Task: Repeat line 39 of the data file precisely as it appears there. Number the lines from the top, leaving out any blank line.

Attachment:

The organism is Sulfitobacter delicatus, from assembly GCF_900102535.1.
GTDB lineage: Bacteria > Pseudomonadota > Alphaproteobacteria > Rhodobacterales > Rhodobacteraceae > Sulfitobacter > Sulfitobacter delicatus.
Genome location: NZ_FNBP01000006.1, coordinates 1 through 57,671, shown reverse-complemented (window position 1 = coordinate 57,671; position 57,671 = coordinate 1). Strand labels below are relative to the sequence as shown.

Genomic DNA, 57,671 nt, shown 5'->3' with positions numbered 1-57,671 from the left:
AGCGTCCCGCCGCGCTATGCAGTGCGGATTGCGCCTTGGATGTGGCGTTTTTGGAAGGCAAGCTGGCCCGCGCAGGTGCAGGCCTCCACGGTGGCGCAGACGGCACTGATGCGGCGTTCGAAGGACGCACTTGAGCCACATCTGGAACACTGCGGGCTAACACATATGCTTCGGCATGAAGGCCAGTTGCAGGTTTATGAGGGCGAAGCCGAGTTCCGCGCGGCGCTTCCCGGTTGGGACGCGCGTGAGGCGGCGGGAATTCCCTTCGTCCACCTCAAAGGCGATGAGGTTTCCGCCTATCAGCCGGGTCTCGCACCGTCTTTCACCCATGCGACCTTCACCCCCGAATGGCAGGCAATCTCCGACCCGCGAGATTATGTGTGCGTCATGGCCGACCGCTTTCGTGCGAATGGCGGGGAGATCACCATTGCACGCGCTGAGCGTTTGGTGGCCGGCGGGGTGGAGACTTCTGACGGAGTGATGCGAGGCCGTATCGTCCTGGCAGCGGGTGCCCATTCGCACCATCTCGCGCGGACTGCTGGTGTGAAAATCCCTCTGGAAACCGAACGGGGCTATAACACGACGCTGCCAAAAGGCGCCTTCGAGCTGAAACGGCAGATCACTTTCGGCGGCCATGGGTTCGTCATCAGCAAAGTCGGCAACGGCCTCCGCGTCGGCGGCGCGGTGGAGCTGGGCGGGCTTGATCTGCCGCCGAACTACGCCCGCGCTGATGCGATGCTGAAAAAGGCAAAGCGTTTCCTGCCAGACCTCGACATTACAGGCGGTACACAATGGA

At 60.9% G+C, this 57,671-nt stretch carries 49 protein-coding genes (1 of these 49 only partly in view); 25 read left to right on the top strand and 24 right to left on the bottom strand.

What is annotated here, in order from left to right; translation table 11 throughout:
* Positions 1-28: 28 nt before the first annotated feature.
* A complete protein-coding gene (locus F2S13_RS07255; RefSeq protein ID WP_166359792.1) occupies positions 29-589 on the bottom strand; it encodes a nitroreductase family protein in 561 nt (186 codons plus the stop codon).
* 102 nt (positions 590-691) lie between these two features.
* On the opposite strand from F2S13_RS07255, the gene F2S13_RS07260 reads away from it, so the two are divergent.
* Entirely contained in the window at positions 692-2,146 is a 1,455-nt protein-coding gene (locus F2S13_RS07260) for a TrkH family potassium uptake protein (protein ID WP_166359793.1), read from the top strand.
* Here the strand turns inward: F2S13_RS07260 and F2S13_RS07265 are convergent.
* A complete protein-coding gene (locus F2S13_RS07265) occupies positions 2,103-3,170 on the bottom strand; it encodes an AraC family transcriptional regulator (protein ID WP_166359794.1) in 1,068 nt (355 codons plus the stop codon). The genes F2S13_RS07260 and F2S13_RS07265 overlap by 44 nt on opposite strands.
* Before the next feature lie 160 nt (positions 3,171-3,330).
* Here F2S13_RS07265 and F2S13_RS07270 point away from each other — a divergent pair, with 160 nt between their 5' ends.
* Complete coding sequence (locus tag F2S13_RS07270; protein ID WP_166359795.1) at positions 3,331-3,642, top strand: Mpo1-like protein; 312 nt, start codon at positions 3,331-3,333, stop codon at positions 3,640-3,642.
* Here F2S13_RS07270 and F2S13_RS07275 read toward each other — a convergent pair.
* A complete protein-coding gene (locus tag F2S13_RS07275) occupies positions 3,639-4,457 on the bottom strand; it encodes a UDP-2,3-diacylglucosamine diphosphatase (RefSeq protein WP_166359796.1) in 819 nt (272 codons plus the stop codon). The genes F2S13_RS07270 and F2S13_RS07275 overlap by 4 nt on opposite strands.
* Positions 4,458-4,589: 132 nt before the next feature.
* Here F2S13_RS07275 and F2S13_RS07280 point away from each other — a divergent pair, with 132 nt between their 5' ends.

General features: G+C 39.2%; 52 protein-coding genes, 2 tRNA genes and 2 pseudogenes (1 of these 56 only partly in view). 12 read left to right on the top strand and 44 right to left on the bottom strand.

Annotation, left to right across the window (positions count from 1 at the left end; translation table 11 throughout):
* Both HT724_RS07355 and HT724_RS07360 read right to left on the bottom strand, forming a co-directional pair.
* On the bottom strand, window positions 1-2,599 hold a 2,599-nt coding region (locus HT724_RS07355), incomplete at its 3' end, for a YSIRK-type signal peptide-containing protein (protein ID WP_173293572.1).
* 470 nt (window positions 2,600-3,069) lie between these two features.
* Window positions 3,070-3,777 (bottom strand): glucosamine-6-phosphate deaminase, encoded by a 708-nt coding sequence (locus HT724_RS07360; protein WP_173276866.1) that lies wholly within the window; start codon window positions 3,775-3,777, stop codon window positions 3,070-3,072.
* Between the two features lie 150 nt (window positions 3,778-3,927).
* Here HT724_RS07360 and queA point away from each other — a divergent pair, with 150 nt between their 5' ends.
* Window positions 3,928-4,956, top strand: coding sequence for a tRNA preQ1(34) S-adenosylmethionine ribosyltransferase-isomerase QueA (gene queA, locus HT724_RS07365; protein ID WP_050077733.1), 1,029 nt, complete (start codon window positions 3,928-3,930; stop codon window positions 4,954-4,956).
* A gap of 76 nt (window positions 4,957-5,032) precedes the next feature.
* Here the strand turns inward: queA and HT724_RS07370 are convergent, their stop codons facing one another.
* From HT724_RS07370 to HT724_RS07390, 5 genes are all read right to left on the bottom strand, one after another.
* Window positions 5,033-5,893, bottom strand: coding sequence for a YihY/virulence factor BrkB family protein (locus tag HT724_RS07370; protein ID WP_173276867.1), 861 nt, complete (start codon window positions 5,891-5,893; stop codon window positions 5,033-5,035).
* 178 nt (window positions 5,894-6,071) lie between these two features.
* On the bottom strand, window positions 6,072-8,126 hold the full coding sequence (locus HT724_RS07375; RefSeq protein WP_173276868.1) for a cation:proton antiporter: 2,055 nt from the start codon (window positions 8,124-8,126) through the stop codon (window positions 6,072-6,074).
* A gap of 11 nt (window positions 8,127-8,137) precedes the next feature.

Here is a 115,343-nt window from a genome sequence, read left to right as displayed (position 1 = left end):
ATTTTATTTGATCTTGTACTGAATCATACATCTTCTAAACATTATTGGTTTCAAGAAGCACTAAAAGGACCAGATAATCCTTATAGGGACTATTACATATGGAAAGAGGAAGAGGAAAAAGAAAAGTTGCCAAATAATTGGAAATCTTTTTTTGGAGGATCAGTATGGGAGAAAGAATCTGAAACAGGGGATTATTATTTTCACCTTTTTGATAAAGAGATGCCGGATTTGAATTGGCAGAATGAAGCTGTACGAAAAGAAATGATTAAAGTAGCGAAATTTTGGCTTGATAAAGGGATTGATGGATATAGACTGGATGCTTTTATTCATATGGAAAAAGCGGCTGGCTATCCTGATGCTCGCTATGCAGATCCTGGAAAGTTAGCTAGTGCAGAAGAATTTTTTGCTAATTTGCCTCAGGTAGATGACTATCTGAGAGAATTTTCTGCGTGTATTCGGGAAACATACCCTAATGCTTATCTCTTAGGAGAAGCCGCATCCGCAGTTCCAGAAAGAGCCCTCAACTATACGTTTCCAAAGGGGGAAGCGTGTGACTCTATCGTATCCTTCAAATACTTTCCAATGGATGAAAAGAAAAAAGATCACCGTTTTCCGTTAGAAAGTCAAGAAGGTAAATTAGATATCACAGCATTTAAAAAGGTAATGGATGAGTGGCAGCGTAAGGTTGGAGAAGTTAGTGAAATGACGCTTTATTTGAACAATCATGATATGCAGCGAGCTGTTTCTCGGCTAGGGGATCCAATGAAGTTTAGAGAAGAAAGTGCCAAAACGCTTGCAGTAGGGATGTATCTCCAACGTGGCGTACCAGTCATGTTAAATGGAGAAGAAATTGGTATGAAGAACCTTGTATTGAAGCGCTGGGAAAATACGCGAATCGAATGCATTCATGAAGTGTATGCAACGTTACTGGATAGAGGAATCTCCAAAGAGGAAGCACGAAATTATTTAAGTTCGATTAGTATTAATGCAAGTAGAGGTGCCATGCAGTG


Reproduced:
ATTTTATTTGATCTTGTACTGAATCATACATCTTCTAAACATTATTGGTTTCAAGAAGCACTAAAAGGACCAGATAATCCTTATAGGGACTATTACATATGGAAAGAGGAAGAGGAAAAAGAAAAGTTGCCAAATAATTGGAAATCTTTTTTTGGAGGATCAGTATGGGAGAAAGAATCTGAAACAGGGGATTATTATTTTCACCTTTTTGATAAAGAGATGCCGGATTTGAATTGGCAGAATGAAGCTGTACGAAAAGAAATGATTAAAGTAGCGAAATTTTGGCTTGATAAAGGGATTGATGGATATAGACTGGATGCTTTTATTCATATGGAAAAAGCGGCTGGCTATCCTGATGCTCGCTATGCAGATCCTGGAAAGTTAGCTAGTGCAGAAGAATTTTTTGCTAATTTGCCTCAGGTAGATGACTATCTGAGAGAATTTTCTGCGTGTATTCGGGAAACATACCCTAATGCTTATCTCTTAGGAGAAGCCGCATCCGCAGTTCCAGAAAGAGCCCTCAACTATACGTTTCCAAAGGGGGAAGCGTGTGACTCTATCGTATCCTTCAAATACTTTCCAATGGATGAAAAGAAAAAAGATCACCGTTTTCCGTTAGAAAGTCAAGAAGGTAAATTAGATATCACAGCATTTAAAAAGGTAATGGATGAGTGGCAGCGTAAGGTTGGAGAAGTTAGTGAAATGACGCTTTATTTGAACAATCATGATATGCAGCGAGCTGTTTCTCGGCTAGGGGATCCAATGAAGTTTAGAGAAGAAAGTGCCAAAACGCTTGCAGTAGGGATGTATCTCCAACGTGGCGTACCAGTCATGTTAAATGGAGAAGAAATTGGTATGAAGAACCTTGTATTGAAGCGCTGGGAAAATACGCGAATCGAATGCATTCATGAAGTGTATGCAACGTTACTGGATAGAGGAATCTCCAAAGAGGAAGCACGAAATTATTTAAGTTCGATTAGTATTAATGCAAGTAGAGGTGCCATGCAGTG